ELKO — Most of the audience may have been hitting retirement, but they listened attentively to a presentation Wednesday about Burning Man, the radical artists colony that pops up in the Nevada desert each summer.
A few even said they might sign up for a trip this year.
“The first year I went with just a backpack and a tent,” said Burning Man Public Relations Manager Megan Miller before her presentation to the Rotary Club of Elko. “It’s addictive.”
Miller talked with Rotarians over lunch to explain the basics of the festival — self-reliance, innovation, creativity — and to dispel some of the misconceptions.
Paul Gardner has been trying to lure Miller to Elko for years, he said.
“It can be a life-changing experience and I thought it might be interesting for people to hear about it,” Gardner said.
The festival is a week-long gathering each year in the Black Rock desert just northeast of Reno. Happening on the same plot of land since 1990, Burning Man becomes a temporary city of more than 50,000 people with art installations, themed camps and no trash cans (participants are required to haul out their own trash).
Nothing is bought or sold at the festival — aside from ice and a few drinks to keep people healthy in the hot desert in August — and the community urges gifting without expectation of return.
Attendees are called Burners.
“They can be anyone from business leaders to farmers to technology folks,” Miller said.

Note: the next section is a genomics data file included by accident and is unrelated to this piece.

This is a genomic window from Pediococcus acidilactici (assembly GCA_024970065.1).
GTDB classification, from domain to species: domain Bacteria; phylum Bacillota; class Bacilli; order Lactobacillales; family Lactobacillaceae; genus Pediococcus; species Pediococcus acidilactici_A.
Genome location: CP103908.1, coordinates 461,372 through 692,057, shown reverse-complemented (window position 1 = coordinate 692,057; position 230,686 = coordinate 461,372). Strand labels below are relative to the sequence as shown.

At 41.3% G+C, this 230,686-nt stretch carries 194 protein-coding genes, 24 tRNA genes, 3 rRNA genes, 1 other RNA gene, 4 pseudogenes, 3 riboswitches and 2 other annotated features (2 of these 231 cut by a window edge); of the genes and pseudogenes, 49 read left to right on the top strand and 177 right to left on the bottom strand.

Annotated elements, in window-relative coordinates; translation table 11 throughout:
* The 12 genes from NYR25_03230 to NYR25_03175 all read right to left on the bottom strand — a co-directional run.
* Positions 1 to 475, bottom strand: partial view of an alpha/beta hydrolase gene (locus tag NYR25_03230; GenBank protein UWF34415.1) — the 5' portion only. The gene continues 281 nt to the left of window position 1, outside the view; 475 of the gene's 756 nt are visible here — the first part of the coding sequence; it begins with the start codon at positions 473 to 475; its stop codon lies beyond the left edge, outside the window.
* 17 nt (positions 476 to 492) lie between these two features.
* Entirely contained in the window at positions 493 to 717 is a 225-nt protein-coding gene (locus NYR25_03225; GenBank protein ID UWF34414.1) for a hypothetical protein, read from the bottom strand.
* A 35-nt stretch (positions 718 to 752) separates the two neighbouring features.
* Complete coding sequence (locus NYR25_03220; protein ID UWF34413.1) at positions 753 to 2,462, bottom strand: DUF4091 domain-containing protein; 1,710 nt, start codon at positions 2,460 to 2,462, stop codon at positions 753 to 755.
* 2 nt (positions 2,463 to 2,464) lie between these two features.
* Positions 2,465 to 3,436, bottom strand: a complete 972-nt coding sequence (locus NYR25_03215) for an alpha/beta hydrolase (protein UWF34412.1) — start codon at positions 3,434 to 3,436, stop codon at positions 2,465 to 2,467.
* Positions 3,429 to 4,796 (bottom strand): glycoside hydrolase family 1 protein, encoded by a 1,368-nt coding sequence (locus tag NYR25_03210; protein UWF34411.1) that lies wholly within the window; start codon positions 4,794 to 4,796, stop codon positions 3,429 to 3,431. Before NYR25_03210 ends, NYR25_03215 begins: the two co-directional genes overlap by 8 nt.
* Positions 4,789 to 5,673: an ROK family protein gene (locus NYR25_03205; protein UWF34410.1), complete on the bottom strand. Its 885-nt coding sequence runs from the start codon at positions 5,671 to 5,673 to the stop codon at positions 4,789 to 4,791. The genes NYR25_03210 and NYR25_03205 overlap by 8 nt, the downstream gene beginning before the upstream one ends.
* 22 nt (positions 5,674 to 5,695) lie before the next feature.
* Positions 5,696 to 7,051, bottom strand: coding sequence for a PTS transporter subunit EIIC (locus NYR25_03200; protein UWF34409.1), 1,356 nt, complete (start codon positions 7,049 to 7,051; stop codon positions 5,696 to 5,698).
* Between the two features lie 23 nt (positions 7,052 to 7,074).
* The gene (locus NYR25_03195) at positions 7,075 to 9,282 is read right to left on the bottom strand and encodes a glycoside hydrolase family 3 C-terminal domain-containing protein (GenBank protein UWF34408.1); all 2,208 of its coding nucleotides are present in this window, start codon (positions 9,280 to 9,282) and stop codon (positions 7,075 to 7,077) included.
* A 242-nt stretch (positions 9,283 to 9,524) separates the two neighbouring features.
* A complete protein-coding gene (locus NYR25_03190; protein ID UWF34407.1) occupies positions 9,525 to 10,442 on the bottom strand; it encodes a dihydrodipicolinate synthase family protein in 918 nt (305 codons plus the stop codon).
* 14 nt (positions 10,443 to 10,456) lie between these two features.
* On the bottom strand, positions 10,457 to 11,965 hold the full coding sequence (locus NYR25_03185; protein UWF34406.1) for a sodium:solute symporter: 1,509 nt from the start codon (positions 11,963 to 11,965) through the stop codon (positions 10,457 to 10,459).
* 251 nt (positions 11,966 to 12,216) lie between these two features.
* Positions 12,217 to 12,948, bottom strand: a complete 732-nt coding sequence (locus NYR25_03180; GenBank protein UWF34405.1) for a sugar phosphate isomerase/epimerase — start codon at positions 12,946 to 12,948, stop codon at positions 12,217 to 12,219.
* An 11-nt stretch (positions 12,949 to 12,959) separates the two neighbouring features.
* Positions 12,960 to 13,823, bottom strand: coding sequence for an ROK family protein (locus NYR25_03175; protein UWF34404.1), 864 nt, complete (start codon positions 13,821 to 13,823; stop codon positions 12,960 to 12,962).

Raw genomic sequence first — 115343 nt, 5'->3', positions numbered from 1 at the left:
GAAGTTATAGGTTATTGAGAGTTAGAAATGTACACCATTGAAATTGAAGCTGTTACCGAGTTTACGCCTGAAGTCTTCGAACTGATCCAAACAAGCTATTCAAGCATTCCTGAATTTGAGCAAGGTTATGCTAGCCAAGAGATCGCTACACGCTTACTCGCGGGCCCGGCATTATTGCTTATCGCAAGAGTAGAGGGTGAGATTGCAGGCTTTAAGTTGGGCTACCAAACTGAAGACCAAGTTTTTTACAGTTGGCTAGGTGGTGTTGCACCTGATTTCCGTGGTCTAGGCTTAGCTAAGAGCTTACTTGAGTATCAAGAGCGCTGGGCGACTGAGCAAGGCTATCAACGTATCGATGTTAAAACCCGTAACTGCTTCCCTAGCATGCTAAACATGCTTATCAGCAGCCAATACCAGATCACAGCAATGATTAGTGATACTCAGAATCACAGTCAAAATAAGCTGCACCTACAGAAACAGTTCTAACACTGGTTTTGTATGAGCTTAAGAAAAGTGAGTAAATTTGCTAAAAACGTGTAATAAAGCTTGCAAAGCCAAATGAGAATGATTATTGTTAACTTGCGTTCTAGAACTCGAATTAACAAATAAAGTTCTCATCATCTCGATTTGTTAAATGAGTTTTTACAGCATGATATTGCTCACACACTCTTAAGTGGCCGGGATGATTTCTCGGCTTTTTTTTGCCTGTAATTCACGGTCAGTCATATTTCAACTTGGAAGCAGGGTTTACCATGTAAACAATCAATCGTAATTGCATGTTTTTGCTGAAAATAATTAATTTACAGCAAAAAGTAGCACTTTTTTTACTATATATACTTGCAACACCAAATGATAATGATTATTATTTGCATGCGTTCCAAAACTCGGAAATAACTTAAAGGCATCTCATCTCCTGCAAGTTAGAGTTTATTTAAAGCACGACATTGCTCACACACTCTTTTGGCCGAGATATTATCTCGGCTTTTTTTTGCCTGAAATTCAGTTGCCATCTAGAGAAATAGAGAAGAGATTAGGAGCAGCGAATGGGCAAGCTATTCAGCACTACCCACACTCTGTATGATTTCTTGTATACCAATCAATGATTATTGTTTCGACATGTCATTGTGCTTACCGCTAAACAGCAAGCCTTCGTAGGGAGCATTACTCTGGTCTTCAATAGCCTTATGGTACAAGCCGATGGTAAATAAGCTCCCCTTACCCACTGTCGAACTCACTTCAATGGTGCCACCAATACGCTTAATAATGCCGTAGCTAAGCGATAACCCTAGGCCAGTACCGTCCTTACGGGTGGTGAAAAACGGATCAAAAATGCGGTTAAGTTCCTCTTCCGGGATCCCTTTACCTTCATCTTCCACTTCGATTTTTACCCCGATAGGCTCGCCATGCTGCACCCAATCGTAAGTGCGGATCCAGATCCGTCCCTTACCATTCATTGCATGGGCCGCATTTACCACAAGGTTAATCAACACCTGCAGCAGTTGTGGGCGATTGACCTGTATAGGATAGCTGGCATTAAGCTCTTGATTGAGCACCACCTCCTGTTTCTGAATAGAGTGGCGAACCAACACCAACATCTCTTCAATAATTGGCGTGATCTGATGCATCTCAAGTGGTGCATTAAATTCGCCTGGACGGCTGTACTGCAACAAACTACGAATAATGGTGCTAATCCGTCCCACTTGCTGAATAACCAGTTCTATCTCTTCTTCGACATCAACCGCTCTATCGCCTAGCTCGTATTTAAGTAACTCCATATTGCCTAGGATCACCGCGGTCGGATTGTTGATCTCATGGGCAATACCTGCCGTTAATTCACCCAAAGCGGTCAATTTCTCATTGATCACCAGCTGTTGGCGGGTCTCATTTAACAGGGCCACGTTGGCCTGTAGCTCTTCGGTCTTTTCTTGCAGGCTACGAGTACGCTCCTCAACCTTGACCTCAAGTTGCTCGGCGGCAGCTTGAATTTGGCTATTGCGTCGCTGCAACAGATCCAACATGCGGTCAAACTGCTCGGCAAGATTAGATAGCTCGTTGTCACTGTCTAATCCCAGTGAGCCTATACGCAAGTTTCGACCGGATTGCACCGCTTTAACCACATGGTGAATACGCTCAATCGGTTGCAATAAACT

A crowd of Burners makes their way through Elko each year on their way to the festival and the group believes they spent about $30 million in northern Nevada in 2012, Miller said.
“They buy everything from gas to food to water to costumes,” she said.
While some people harbor the misconception that the festival is simply about getting drunk, partying and getting high, Miller said, people are starting to catch on to its allure as a community event.
“I think the part that connects with people is that it’s about survival in the desert,” Miller said. “There is a sense of connection with others and with your surroundings.”
The festival culminates each year with the burning and explosion of a giant sculpture of a man.
“We do like fire at Burning Man,” Miller laughed.
Gardner attended Burning Man in 2005, 2006 and 2012. He remembers borrowing his dad’s motorhome for one festival and asking for two weeks to clean it when he was done (the festival is dusty).
“But when I was headed back he called and said, ‘get it back here because we have to head out on a trip tomorrow,’” Gardner said. “I had to get it back and try to clean it as fast as I could so he could turn it around. But it was still worth it.”
Tickets to the festival are $380, with $190 for people who can prove low income status.